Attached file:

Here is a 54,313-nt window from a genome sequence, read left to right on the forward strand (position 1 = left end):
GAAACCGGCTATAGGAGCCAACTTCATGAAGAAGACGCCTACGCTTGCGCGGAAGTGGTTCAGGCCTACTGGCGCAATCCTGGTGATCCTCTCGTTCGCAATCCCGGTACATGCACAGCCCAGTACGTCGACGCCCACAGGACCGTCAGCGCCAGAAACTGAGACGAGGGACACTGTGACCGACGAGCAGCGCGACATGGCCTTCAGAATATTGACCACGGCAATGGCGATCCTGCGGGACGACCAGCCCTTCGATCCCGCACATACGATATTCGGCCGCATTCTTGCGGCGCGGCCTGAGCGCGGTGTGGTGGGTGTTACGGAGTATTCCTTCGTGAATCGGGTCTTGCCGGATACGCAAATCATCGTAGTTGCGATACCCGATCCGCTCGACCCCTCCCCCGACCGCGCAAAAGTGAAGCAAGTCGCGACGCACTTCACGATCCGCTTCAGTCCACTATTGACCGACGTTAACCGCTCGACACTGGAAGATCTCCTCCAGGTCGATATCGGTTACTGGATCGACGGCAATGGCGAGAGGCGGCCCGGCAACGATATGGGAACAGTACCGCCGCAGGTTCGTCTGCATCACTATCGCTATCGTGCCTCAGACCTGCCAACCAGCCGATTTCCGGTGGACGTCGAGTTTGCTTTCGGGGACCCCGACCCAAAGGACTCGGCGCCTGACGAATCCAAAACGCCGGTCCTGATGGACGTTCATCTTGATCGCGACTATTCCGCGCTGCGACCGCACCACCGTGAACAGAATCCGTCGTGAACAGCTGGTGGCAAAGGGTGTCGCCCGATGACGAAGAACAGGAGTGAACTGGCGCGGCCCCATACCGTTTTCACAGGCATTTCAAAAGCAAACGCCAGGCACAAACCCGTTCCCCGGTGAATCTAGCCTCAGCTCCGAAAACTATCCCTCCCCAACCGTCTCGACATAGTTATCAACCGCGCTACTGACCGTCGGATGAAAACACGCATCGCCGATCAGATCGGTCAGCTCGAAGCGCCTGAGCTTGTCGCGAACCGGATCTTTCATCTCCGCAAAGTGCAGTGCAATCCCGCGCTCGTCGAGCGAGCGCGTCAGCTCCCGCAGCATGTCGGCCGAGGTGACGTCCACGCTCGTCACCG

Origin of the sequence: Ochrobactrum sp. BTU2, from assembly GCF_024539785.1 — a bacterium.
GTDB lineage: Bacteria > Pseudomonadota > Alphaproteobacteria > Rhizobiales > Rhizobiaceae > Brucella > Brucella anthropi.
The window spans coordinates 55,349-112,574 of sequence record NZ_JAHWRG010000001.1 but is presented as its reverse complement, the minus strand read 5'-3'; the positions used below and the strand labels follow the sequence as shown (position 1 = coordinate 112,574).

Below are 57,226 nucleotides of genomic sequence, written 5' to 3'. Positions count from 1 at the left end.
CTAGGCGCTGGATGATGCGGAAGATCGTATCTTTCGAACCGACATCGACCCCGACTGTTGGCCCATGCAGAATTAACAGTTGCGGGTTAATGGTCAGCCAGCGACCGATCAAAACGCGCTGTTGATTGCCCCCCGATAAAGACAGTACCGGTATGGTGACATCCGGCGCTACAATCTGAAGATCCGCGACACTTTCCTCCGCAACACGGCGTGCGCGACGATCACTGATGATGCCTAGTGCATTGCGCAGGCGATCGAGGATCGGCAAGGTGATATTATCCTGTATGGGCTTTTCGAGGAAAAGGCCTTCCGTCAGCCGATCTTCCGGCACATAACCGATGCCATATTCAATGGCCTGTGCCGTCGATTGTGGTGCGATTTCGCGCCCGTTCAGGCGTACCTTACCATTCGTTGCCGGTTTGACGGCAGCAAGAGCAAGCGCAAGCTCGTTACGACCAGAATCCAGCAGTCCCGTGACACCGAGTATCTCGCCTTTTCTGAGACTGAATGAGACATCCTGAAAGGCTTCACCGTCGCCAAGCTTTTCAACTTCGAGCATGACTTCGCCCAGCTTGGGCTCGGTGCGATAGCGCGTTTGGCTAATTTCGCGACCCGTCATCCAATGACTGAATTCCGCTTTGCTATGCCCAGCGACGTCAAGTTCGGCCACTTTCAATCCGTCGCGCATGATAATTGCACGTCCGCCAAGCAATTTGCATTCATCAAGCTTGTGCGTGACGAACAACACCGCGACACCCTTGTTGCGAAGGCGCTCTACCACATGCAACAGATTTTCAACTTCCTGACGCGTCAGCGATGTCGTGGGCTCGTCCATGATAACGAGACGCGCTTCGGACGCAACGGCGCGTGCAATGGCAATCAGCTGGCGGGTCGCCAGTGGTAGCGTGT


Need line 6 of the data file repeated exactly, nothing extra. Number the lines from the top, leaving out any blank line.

Below are 57,226 nucleotides of genomic sequence, written 5' to 3'. Positions count from 1 at the left end.